Given their multiple nominations, the winning of six of the twelve awards by Michael Nava, Dorothy Alison, and Paul Monette was exciting if not totally surprising. Monette’s personal volume Borrowed Time: An AIDS Memoir took both the AIDS and gay men’s nonfiction categories. The poetry award went to the collection Gay and Lesbian Poetry in Our Time, while the editor’s award was presented by Jane Troxelll to Why Can’t Sharon Kowalski Come Home?

The publisher’s service award went to Sasha Alyson of Alyson Publications, both for his decade-long support of LGBT literature and for his coordination of the project that produced the free book You Can Do Something About AIDS. Less-familiar award recipients included Antoinette Azolakov for her lesbian mystery novel Skiptrace, Sarah Lucia Hoagland for the nonfiction work Lesbian Ethics, and Madelyn Arnold for Bird-Eyes, the winner as a lesbian first novel.

Significance

The creation of the Lambda Literary Award, although not the first award for GLBT writing, was the first to address specifically a rapidly diversifying genre of GLBT writing in all its forms. It provided a forum for publicizing new works and emerging creative talents. In 1989, the categories of humor, children’s and young adult books, and anthologies were added. What distinguishes the Lambda Award from the award of the American Library Association’s Gay, Lesbian, Bisexual, and Transgendered Round Table, inaugurated in 1970, is the Lambda’s broad framework in determining recipients. The award categories are far more specific than those of the American Library Association.

On May 1, 1996, the Lambda Literary Foundation was incorporated in Washington, D.C., as a national organization dedicated to promoting the cause of GLBT literature and recognizing new writers. The foundation had managed the Lambda Book Award and ceremony, published the Lambda Book Report and the James White Review, and presented the Lambda Literary Festival, an annual writer’s conference, until it ended operations in 2005. The foundation has been embroiled in a controversy after it selected for an award a book on male to female (MTF) transsexuality that had been denounced by transgender and transsexual activists and others for its problematic portrayals of MTF individuals and for its “junk science.” Lambda Literary Award Literature;and Lambda Literary Award[Lambda Literary Award]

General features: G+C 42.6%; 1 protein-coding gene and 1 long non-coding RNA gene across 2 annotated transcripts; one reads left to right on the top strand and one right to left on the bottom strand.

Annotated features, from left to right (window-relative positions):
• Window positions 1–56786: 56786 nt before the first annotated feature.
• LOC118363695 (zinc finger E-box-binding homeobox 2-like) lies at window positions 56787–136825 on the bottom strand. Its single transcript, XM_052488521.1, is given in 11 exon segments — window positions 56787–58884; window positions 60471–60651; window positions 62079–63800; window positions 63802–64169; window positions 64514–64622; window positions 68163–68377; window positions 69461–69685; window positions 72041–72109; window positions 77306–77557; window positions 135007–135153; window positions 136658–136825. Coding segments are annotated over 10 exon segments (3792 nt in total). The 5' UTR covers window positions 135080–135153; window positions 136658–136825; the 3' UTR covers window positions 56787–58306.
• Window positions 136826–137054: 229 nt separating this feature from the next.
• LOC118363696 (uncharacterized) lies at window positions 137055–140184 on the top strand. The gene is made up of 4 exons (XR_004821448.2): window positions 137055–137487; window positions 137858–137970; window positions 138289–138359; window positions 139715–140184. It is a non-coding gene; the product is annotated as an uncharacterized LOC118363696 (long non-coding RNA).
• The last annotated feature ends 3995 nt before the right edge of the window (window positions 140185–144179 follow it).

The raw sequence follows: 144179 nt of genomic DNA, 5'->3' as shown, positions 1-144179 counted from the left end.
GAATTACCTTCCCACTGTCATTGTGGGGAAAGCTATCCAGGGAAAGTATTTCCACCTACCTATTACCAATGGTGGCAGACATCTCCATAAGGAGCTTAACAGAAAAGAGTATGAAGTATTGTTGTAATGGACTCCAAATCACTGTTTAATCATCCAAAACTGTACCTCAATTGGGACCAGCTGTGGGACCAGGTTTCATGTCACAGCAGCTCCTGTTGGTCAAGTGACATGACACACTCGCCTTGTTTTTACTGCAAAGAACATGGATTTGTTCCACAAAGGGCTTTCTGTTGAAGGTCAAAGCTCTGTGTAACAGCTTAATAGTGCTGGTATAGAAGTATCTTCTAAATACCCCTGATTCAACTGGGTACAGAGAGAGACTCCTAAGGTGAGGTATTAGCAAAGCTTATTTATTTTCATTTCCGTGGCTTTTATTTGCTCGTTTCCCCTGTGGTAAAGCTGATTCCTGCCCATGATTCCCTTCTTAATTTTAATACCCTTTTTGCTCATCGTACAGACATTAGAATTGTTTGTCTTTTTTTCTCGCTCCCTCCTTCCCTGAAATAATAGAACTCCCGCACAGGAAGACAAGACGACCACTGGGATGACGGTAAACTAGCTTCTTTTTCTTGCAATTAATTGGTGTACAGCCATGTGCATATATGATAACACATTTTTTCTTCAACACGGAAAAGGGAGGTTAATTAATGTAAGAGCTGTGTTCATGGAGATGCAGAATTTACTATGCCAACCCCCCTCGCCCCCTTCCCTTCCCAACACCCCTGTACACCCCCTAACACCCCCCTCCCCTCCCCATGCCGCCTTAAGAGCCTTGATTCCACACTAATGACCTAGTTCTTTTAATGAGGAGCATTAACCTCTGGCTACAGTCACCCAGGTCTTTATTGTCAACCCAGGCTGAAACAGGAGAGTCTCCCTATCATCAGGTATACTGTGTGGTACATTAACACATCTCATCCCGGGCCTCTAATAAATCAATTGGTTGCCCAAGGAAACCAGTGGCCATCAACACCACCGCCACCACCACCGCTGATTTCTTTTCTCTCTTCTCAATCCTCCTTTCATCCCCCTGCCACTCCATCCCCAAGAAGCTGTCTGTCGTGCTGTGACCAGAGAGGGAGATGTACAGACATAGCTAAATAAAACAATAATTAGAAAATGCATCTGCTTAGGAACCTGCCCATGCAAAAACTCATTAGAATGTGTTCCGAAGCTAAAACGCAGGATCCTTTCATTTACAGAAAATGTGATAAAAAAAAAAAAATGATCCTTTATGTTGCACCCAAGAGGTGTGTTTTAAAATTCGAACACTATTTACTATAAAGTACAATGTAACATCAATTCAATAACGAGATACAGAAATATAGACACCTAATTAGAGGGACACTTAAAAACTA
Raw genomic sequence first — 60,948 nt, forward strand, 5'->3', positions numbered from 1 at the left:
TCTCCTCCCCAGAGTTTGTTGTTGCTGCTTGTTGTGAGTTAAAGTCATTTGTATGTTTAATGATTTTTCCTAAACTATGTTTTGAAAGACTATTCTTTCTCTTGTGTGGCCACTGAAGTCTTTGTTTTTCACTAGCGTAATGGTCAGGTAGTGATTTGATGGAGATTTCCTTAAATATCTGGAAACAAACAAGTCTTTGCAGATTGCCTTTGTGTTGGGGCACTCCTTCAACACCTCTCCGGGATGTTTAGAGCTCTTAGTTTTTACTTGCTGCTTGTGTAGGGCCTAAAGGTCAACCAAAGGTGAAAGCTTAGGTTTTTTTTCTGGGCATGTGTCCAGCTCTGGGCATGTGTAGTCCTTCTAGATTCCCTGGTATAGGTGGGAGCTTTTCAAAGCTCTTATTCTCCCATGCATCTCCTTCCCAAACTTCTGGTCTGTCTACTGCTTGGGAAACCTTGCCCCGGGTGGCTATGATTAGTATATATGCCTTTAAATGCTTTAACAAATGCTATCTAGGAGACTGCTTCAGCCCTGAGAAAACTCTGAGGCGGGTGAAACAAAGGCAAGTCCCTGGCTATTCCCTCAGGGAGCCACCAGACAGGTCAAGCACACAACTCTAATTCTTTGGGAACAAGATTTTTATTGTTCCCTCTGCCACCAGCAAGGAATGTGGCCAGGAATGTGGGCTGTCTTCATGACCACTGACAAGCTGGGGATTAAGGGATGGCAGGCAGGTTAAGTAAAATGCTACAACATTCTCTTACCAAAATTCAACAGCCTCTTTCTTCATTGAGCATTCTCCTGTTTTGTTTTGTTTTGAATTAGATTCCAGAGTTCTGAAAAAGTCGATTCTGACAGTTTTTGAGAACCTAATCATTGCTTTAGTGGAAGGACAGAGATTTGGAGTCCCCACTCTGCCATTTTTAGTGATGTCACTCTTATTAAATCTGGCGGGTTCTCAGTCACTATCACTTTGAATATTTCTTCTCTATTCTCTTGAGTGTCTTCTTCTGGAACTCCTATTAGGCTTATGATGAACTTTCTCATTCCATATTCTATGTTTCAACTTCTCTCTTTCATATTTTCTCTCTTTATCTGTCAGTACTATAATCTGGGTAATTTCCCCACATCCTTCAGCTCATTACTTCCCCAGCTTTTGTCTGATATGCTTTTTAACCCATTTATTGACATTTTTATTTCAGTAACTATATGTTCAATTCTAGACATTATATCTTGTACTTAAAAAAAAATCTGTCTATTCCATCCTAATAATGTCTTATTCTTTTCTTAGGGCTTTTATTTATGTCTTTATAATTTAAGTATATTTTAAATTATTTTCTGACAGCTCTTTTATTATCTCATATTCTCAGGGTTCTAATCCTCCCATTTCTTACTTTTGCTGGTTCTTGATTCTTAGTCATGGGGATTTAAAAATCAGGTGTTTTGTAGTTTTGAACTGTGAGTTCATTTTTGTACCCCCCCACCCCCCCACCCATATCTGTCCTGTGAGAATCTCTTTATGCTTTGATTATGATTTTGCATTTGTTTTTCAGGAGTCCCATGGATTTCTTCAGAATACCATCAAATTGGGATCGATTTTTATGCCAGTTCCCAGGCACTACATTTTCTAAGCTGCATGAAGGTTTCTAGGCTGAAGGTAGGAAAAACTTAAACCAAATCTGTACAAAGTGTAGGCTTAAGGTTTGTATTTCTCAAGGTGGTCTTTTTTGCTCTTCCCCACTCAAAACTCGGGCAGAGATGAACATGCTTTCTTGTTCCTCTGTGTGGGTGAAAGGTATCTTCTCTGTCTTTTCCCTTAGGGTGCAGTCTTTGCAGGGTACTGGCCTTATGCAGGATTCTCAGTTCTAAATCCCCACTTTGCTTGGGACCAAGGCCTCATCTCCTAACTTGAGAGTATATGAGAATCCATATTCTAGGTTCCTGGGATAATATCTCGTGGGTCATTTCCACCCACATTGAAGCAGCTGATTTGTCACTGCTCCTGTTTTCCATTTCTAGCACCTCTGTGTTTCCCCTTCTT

Further Reading
  • citation-type="booksimple"

    xlink:type="simple">Sullivan, Mark. “Alison, Monette, Nava Take Home Double ’Lammys.’” Washington Blade, June 9, 1989, 23, 29.
  • citation-type="booksimple"

    xlink:type="simple">_______. “Presenting the ’Lammys.’” Washington Blade, May 26, 1989, 23, 25.
  • citation-type="booksimple"

    xlink:type="simple">Weeks, Linton. “Bookseller’s Success Speaks Volumes: Lambda Rising Owner Helped Bring Gay Literature Out of the Closet.” The Washington Post, April, 2003, p. C1.

July 4, 1855: Whitman Publishes Leaves of Grass

May 25, 1895: Oscar Wilde Is Convicted of Gross Indecency

1924: Gide Publishes the Signed Edition of Corydon

1939: Isherwood Publishes Goodbye to Berlin

1947-1948: Golden Age of American Gay Literature

1956: Baldwin Publishes Giovanni’s Room

1963: Rechy Publishes City of Night

June, 1971: The Gay Book Award Debuts

1974: The Front Runner Makes The New York Times Best-Seller List

1975: First Novel About Coming Out to Parents Is Published

1980: Alyson Begins Publishing Gay and Lesbian Books

1980-1981: Gay Writers Form the Violet Quill

May, 1987: Lambda Rising Book Report Begins Publication

1993: Monette Wins the National Book Award for Becoming a Man